'Wedding Bells': Comedy That's Worthy of a Warm Reception
Wednesday, March 7, 2007
Of all the adjectives that might reasonably be applied to the TV work of writer-producer David E. Kelley, "cute" would seem to be the least appropriate. Kelley brought a new smart-alecky cynicism to episodic TV, albeit one that might be unexpectedly interrupted for a bit of sentimental mush just to keep viewers off guard.
With "The Wedding Bells," a new Fox show that Kelley has created with partners Jason Katims and Jonathan Pontell, the old delicate balance has tipped the other way. The show is not only cute but also kind of sweet, essentially affirmative (all the more remarkable considering the vulnerability of the target, the great American wedding) and philosophically sanguine.
Weddings are ghastly, barbaric, embarrassing; it's all but impossible for the participants to walk away with their dignity intact. Every attempt to modernize them, to make them less mawkish and mushy, tends to backfire and leave everyone with kissers full of frosting. Kelley seems to acknowledge that the enemy cannot be defeated and so one might as well give in and give up -- sing "Sunrise, Sunset," shoot the garter into the air, have too much to drink and blubber like a baby.
"Wedding Bells" seems to consist of something old, something new and certainly something borrowed -- whether it's the Adam Sandler movie "The Wedding Singer" or the crazed farce "Wedding Crashers" or any number of memorable movie weddings, from "It Happened One Night" to "The Graduate."
The show, getting a "sneak preview" on Fox after the luxurious lead-in of "American Idol" tonight (then moving to Friday nights at 9), also comes across like a lighthearted version of HBO's memorable "Six Feet Under," with the obvious difference being that instead of a funeral as the centerpiece of each episode, "Wedding Bells" will depend on tying that once irreversible connubial knot -- although it's not so irreversible anymore, having become more of a slipknot.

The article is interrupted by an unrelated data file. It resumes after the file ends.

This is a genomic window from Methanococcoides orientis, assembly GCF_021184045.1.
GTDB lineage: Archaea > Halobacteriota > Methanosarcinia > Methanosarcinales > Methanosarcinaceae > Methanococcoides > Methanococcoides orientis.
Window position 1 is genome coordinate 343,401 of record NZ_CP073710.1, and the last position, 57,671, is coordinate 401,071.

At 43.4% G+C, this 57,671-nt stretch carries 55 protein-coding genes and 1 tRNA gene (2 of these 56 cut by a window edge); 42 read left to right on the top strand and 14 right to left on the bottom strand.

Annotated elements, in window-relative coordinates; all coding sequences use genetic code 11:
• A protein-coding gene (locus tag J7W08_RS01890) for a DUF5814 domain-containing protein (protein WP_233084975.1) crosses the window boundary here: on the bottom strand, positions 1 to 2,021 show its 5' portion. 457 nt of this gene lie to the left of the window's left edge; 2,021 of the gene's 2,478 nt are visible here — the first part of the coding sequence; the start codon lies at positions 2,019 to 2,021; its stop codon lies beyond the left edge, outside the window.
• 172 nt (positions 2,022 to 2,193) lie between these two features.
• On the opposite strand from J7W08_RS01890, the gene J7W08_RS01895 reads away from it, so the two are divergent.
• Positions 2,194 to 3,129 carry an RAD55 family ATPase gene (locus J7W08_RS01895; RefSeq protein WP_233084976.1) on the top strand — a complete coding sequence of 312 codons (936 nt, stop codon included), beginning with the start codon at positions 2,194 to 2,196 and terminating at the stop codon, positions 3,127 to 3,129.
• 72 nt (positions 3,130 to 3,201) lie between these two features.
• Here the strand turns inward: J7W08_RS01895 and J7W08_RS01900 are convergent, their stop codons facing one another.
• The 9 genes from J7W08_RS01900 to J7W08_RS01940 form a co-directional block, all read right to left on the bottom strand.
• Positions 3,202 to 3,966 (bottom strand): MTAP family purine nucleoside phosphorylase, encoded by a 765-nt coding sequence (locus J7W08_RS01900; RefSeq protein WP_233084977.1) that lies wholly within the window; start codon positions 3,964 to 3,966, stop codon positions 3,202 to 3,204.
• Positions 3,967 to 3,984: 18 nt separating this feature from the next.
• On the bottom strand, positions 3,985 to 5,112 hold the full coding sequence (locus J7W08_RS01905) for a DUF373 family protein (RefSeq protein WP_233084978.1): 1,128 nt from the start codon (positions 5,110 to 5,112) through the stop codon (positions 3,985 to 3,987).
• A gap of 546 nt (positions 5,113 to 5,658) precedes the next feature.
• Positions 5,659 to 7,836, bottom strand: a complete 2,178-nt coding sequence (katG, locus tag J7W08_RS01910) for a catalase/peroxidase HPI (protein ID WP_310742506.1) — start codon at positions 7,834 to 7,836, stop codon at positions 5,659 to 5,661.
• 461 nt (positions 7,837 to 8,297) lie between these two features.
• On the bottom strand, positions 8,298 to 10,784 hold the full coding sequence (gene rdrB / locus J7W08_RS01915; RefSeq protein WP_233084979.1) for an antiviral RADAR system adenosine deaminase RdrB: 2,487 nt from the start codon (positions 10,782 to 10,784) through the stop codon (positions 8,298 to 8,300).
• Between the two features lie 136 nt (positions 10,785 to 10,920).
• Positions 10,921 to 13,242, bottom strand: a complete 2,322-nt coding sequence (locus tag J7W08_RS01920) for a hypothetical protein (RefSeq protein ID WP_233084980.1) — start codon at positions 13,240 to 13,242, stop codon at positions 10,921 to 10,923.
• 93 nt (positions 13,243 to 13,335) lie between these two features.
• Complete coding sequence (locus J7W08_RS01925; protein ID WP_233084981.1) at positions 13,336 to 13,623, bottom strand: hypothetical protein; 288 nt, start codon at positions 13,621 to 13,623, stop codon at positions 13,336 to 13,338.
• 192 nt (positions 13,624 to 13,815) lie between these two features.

As we got to know the family that ran the funeral home in "Six Feet Under," so we'll investigate the neuroses and idiosyncrasies of the three sisters who run the Wedding Palace, a one-stop, almost drive-through marital emporium that the sisters inherited when their parents divorced. The Palace is supposedly based on a real such place on Long Island; the sisters are not.
Teri Polo seems the most buoyantly attractive as Jane, KaDee Strickland plays Annie, and Sarah Jones is Sammy. Then there's the gallery of minor supporting characters -- a temperamental chef named Ernesto who wants everyone to sample "my little balls" (shades of an Alec Baldwin character on "Saturday Night Live"); the plump mother of the bride, who likes to approach strangers announcing, "I'm an acquired taste"; and a slightly sexy, super-stubbled photographer (Michael Landes) who appears to have the hots for Jane.
Russell (Benjamin King), husband to Jane, is your basic quintessential bore, one who likes to stalk around the premises declaring, "I'm the COO!" -- a title one has to assume is meaningless from the bubbly way that he announces it.
The show is no laff riot, nor does it subject the wedding ritual to a devastating array of new perspectives or penetrating insights. If anything, Kelley seems to be taking a reactionary step backward. But the overall effect is pleasing, light, cheerful -- Kelley in a mood not to debunk or trash but to celebrate, gently lampoon, and wave the white flag in the traditional symbol for "I surrender."
The Wedding Bells (60 minutes) debuts tonight at 9 on Fox.